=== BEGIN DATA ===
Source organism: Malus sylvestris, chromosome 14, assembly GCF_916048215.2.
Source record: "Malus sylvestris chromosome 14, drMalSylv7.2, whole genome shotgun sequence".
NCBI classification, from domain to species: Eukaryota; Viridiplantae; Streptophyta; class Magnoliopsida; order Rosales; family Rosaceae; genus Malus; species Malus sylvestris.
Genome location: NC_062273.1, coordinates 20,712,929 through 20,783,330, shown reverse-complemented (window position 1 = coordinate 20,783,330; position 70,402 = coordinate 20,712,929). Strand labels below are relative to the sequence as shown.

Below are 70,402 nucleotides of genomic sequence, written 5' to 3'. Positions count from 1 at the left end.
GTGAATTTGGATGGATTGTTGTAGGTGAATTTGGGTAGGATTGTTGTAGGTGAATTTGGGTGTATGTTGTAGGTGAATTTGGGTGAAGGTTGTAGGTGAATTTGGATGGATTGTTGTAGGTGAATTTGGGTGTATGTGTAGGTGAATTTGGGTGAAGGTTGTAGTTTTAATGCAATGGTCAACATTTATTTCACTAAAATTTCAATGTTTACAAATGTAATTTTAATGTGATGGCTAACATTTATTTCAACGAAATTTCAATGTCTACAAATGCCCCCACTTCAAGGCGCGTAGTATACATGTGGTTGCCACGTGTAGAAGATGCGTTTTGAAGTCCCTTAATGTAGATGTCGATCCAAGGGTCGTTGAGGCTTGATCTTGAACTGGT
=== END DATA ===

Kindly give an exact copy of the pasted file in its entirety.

Source organism: Malus sylvestris, chromosome 14, assembly GCF_916048215.2.
Source record: "Malus sylvestris chromosome 14, drMalSylv7.2, whole genome shotgun sequence".
NCBI classification, from domain to species: Eukaryota; Viridiplantae; Streptophyta; class Magnoliopsida; order Rosales; family Rosaceae; genus Malus; species Malus sylvestris.
Genome location: NC_062273.1, coordinates 20,712,929 through 20,783,330, shown reverse-complemented (window position 1 = coordinate 20,783,330; position 70,402 = coordinate 20,712,929). Strand labels below are relative to the sequence as shown.

Below are 70,402 nucleotides of genomic sequence, written 5' to 3'. Positions count from 1 at the left end.
GTGAATTTGGATGGATTGTTGTAGGTGAATTTGGGTAGGATTGTTGTAGGTGAATTTGGGTGTATGTTGTAGGTGAATTTGGGTGAAGGTTGTAGGTGAATTTGGATGGATTGTTGTAGGTGAATTTGGGTGTATGTGTAGGTGAATTTGGGTGAAGGTTGTAGTTTTAATGCAATGGTCAACATTTATTTCACTAAAATTTCAATGTTTACAAATGTAATTTTAATGTGATGGCTAACATTTATTTCAACGAAATTTCAATGTCTACAAATGCCCCCACTTCAAGGCGCGTAGTATACATGTGGTTGCCACGTGTAGAAGATGCGTTTTGAAGTCCCTTAATGTAGATGTCGATCCAAGGGTCGTTGAGGCTTGATCTTGAACTGGT